You don't need two legs to climb a mountain. Some of America's most severely wounded veterans are using their hearts and minds to summit some of the world's tallest mountains and overcome the disabilities war has dealt them. 60 MIinutes cameras follow one of them, a double amputee, on his quest to climb Australia's highest peak. Lara Logan speaks to him and others who have endured a tough brand of therapy called "The Heroes Project," for a story to be broadcast on 60 Minutes Sunday, Jan. 11 at 8 p.m. ET and 7 p.m. PT.
Pfc. Isaac Blunt lost both his legs, plus an eye, to an IED in Afghanistan. Climbing a mountain would make him get out of his wheelchair and into specially designed prosthetic climbing legs. 60 Minutes and a crew from the Heroes Project, including Founder Tim Medvetz, followed him up Mt. Kosciuszko in Australia on a winter climb made more difficult because of an unexpectedly severe storm that covered the mountain in snow.
Why did he want to do this? "I knew that it was going to be a challenge...I'd have to get out of my chair," he says. "Have to start doing everything that I've been wanting to do," says Blunt. The trek was agonizing for Blunt, the pressure his prostheses put on his stumps causing untold pain. But the more difficult the climb, the more rehabilitative the exercise is, according to Medvetz. "Toughest part is working through the pain," says Medvetz. "At some point it becomes more mental than physical...where it comes down to this and this," he says, pointing to his heart and his brain.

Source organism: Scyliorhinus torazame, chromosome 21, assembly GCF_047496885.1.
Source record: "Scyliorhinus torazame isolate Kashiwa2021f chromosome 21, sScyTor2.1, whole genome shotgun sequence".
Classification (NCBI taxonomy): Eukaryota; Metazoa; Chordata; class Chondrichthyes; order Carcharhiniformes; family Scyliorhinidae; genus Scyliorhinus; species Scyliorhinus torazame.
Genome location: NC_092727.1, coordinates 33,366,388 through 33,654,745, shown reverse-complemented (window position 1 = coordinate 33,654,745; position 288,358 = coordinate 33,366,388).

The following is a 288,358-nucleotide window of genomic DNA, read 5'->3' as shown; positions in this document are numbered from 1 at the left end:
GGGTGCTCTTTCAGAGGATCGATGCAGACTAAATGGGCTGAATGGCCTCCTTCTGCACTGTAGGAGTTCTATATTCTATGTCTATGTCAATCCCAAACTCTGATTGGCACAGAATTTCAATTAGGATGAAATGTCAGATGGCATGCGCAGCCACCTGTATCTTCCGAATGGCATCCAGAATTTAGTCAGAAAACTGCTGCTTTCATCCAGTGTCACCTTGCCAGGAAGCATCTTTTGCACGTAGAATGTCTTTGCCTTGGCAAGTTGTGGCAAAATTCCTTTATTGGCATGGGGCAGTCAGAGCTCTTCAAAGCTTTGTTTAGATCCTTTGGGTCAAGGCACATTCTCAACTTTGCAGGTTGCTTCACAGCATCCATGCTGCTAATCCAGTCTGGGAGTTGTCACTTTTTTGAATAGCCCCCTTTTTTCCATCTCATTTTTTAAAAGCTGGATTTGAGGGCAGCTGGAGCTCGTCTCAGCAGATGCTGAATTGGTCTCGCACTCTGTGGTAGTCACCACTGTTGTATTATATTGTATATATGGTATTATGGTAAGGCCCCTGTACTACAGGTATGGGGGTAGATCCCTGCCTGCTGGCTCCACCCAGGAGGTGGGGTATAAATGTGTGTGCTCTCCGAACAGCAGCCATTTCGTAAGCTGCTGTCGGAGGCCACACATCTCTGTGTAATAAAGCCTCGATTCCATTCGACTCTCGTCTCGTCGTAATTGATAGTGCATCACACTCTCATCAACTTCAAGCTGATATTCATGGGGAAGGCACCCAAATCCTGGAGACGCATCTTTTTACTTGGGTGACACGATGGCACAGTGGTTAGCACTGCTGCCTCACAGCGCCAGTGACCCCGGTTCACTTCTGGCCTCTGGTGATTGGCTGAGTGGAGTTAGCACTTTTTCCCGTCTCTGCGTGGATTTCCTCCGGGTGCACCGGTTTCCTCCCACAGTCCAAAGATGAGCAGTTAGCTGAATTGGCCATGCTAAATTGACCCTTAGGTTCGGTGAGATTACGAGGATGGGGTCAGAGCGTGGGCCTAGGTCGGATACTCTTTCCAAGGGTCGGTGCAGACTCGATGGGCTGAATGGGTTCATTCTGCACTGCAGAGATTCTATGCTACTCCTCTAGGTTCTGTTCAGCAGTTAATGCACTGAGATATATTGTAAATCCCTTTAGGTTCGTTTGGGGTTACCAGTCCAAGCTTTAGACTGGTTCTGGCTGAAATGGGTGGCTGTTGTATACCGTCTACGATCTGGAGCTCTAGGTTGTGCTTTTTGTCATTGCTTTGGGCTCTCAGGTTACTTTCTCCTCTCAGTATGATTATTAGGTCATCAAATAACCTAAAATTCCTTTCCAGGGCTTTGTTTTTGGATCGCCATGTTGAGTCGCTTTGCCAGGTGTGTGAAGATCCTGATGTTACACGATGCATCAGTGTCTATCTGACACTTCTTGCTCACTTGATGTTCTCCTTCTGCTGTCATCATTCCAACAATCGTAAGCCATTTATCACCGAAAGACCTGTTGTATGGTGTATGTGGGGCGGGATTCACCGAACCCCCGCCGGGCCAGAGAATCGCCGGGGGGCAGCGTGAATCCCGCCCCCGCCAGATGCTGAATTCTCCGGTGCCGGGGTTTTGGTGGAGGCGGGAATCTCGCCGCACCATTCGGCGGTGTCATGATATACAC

"It's miserable...high altitude mountaineering...it's just pure suffering," says Medvetz. "You're freezing and you're starving...you're aching...it's just horrible." He founded the Heroes Project after his own mountaineering experience helped him overcome injuries from a devastating motorcycle accident.
Marine Cpl. Kionte Storey knows the drill. Medvetz took the veteran, who lost a leg in Afghanistan, to Antarctica to climb Mt. Vinson. The climb took two weeks, but was well worth the suffering. "Going through my injury, I lost myself...you hit that suicidal plateau and getting to the top of that mountain, I felt like I found who I actually was, who I am and what I can do," says Storey.
Marine Staff Sgt. Mark Zambon made it to the top of Tanzania's Mt. Kilimanjaro, despite losing both legs on the battlefield in Afghanistan. "That answered it for me, that this injury does not define my life. I define it," he tells Logan. Says Medvetz, "Big mountains like that, they... forget that they even lost their legs. They can do that, they can do anything."